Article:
> > "community-elected" seats, but these two seats are not lesser board seats
> > than the three "community" ones.
> >
> > The nominees write their statement in English. Nothing wrong with that,
> of
> > course. But for a tiny little (and big) thing: not everybody understands
> it
> > well enough to make an informed choice. But even among seven board
> members
> > of Wikimedia Ukraine, two DO NOT SPEAK English, so they can read the
> > statements only if they [the statements] are translated into Ukrainian.
> > They have no choice, actually. In discussing whether to endorse my
> > candidacy, they either have to believe the rest of the Board members
> that I
> > am the most wonderful candidate and the others are just not as wonderful
> > and that’s it, or they are to ignore the Board meeting where this
> decision
> > is to be made. They can spend time editing Wikipedia or reading instead.
> >
> > And beyond the language issue, there is the informing and participation
> > issue: I am not sure how this process is organised in other affiliates,
> and
> > how you make your decisions to vote for this or that possibility (in
> terms
> > of this, I believe that there are seven possibilities presented at the
> > moment, by us, as nominees. So you can accept or decline what we seven
> > offer). You (actually) do not know us and if we are going to be great or
> > poor as Board members of WMF, and if we are the right-for-the-moment
> > choice, but you are going to choose. Are you really going to choose just
> > based on your personal contacts? Remember, in most cases administrators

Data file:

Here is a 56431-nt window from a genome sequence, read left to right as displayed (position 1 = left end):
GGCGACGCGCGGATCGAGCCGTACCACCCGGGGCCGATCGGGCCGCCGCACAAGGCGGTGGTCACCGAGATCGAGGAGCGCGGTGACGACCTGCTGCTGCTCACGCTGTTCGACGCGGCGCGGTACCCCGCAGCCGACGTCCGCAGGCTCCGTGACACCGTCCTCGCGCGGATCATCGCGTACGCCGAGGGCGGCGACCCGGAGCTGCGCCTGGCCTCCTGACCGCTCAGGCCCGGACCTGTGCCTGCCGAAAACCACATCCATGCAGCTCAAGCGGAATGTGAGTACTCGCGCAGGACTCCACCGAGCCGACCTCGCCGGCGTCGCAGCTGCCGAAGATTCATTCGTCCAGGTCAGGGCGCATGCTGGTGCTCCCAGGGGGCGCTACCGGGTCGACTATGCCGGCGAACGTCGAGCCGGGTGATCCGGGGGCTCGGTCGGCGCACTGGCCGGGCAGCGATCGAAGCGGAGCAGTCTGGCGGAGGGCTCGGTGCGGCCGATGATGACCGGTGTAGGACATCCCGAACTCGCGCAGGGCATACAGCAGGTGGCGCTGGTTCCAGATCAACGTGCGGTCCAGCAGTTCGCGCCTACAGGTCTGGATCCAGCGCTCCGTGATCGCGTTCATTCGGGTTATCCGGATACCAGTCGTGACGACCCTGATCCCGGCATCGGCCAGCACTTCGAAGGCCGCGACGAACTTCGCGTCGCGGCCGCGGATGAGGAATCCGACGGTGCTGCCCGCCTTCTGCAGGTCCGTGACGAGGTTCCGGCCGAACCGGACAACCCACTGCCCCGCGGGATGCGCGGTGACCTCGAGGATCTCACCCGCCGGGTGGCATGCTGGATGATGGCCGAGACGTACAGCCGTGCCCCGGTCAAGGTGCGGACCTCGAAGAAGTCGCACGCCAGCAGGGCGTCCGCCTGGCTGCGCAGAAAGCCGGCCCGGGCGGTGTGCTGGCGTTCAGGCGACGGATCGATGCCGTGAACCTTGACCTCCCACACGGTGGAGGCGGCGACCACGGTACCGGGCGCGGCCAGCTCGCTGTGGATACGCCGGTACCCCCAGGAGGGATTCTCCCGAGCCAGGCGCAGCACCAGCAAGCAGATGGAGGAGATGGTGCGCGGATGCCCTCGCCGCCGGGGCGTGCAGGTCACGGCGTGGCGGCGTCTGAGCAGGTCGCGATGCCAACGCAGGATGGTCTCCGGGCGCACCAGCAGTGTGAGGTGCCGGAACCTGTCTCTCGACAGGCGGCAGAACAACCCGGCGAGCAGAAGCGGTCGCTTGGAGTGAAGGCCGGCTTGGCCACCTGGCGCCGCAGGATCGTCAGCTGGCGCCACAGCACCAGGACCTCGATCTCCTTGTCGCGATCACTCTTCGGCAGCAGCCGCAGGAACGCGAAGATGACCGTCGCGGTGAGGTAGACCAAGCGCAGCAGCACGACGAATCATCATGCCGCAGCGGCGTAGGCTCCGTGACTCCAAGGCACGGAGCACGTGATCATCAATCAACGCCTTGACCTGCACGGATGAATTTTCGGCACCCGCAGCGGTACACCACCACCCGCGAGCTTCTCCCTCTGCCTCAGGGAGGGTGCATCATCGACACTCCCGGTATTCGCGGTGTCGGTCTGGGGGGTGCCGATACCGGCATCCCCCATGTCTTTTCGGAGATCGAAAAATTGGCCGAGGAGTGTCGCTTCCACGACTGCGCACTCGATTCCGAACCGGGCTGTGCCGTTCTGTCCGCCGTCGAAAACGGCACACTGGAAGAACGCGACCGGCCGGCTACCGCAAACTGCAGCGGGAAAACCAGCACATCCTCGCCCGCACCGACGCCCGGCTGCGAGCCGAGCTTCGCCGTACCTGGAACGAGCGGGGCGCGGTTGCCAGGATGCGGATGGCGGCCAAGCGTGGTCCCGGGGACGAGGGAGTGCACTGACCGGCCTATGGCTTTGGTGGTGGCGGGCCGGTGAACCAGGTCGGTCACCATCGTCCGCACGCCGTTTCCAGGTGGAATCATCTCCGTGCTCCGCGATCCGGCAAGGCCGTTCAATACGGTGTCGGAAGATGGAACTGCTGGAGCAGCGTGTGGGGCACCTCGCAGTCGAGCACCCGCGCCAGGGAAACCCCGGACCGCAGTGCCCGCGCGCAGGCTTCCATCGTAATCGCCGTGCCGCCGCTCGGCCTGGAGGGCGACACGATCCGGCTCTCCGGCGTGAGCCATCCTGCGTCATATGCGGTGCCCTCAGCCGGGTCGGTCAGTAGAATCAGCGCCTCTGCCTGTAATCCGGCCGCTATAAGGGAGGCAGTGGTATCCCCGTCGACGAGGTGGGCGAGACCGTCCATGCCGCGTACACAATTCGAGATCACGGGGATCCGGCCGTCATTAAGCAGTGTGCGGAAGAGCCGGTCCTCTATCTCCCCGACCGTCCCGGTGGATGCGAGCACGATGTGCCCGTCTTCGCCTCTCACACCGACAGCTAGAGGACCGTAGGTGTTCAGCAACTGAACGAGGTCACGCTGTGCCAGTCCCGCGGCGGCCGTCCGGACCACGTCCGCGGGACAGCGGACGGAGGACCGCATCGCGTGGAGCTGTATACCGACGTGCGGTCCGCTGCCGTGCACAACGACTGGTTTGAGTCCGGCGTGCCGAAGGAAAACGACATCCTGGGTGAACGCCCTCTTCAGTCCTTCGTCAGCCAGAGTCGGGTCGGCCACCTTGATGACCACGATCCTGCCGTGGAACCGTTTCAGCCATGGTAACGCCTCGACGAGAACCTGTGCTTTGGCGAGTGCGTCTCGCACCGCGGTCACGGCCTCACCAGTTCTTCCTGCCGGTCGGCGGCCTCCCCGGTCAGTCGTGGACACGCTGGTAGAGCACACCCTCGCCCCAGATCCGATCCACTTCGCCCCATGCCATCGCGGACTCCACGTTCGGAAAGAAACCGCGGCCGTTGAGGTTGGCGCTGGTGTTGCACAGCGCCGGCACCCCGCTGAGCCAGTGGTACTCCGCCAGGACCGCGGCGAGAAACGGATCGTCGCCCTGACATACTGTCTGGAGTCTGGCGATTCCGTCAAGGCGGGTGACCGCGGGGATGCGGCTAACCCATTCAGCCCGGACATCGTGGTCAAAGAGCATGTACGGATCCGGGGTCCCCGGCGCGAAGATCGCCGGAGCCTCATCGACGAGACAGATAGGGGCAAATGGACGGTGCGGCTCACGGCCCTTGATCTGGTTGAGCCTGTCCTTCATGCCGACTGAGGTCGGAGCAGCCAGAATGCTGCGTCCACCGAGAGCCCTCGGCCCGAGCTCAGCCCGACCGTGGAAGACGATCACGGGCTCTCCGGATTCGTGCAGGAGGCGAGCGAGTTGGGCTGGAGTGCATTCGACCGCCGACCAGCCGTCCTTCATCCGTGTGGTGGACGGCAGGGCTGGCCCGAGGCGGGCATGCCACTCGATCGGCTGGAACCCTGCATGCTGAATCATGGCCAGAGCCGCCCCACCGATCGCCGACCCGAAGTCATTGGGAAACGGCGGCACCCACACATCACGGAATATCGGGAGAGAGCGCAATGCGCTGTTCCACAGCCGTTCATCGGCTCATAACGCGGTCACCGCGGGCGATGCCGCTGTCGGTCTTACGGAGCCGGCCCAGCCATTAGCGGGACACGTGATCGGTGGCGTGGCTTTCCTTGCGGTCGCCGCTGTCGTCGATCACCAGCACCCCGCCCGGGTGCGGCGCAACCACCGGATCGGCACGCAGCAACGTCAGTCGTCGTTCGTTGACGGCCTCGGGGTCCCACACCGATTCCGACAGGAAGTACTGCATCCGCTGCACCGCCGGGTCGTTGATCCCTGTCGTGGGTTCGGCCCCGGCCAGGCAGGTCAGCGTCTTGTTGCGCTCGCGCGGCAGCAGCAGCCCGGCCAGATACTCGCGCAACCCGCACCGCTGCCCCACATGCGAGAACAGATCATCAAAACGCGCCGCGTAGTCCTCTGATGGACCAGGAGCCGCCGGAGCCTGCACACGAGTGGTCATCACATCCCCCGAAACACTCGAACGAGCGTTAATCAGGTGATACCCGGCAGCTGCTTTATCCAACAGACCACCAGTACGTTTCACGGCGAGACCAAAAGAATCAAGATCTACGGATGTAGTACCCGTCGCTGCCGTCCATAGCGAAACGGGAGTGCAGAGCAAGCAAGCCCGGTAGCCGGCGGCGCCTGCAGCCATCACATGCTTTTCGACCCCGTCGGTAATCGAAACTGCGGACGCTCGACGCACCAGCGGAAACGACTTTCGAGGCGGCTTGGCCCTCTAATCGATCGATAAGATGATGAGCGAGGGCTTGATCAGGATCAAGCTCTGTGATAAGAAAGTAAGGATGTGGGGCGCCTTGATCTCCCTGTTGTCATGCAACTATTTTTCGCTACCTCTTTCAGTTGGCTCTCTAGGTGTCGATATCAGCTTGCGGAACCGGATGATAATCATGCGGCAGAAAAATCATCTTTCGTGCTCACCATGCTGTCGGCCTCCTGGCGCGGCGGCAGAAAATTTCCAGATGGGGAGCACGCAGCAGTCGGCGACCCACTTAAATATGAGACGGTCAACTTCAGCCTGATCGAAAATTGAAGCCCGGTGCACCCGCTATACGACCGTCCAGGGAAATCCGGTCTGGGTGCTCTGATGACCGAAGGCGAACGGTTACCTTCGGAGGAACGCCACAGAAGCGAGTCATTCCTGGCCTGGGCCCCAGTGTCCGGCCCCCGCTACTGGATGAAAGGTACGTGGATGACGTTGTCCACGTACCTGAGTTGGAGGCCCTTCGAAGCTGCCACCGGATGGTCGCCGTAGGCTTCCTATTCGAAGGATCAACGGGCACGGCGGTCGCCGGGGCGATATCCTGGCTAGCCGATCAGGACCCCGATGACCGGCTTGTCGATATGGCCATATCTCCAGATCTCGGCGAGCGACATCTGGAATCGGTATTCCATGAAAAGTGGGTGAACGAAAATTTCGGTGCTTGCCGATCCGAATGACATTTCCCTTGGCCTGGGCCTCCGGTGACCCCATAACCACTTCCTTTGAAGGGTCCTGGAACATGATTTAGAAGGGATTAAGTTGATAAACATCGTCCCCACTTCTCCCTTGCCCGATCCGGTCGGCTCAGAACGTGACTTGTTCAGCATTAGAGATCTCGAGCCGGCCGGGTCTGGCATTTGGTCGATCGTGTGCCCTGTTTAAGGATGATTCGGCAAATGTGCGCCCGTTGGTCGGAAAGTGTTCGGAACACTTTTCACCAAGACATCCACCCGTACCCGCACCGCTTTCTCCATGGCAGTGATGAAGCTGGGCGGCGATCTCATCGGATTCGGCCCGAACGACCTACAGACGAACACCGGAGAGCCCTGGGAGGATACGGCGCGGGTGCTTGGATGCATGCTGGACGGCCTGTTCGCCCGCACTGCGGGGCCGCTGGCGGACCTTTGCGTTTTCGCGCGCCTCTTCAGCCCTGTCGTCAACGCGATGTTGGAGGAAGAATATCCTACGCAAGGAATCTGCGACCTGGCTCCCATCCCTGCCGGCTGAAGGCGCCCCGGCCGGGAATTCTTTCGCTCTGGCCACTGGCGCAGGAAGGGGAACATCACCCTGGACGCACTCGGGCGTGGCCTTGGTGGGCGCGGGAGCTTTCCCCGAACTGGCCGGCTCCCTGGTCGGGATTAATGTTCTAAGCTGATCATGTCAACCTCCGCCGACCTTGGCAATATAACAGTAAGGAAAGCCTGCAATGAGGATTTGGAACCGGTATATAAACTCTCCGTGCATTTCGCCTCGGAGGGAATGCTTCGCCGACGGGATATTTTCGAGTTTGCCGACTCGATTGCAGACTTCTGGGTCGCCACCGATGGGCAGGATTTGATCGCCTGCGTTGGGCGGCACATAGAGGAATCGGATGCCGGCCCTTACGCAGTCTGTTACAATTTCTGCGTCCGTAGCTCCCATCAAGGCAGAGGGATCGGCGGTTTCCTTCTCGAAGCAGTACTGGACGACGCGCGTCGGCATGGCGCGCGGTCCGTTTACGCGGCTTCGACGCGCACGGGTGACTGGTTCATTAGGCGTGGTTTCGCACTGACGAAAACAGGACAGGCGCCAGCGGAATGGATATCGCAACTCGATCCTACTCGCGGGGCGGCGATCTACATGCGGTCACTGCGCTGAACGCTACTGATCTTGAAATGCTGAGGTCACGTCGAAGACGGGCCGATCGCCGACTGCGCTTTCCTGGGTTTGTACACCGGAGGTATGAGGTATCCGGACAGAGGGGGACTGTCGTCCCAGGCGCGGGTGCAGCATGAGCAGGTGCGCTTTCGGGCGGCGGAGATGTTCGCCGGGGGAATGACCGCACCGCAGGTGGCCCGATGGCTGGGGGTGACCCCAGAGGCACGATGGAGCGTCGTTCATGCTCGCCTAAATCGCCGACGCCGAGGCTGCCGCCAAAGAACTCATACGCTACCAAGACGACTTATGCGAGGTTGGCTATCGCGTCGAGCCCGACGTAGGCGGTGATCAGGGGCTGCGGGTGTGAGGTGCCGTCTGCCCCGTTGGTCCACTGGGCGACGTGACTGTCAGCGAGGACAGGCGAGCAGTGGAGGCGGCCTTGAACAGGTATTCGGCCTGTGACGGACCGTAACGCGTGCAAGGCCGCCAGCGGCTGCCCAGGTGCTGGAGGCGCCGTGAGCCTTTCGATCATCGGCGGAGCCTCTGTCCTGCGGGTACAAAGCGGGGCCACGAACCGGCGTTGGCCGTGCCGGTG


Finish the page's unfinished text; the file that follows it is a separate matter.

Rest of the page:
> are
> > chosen more objectively, as it is almost impossible to get to know them
> > first personally. They are ‘judged’ by their deeds before, during and
> > after… Were you going to ask your communities what they think about the
> > candidates? And the members of your affiliate? If not, please consider
> this
> > option. We do have a sad example of an appointed Board member being not
> > accepted by us, as the Community.
> >
> > I am sorry for the long letter. I do believe I have a right to request
> (and
> > suggest) this. I was a part of a team that made sure that the Ukrainian
> > community REALLY knows about the elections so the eligible users on UKWP
> > have voted [6] [7] And we really worked to make that happen. As you can
> > see, Board elections may be of great importance to the whole community.
> So
> > (at least) informing your own members is important, I believe.
> >
> > Best regards,
> >
> > antanana / Nataliia Tymkiv
> >
> > Wikimedia Ukraine
> >
> > [1] There is a question about the ‘turnout in this selection process’
> >
> >
> > so you’d think that people care. But do they? Really?
> > [2] I think that contacting each affiliate eligible to vote and asking
> them
> > if they need help to translate the statements and if yes, what languages
> > are required by memberships/affiliates’ leadership to read the
> statements.
> > By doing this we also make sure that they are aware of the upcoming
> > elections and are engaged
> >
> > [3]
> >
> > [4] Because they just may be not willing to do it
> >
> > [5] well, I was going to translate into Ukrainian all statement anyway,
> > translating is the best way to read the statement thoughtfully :)
> > [6]
> > [7]
> >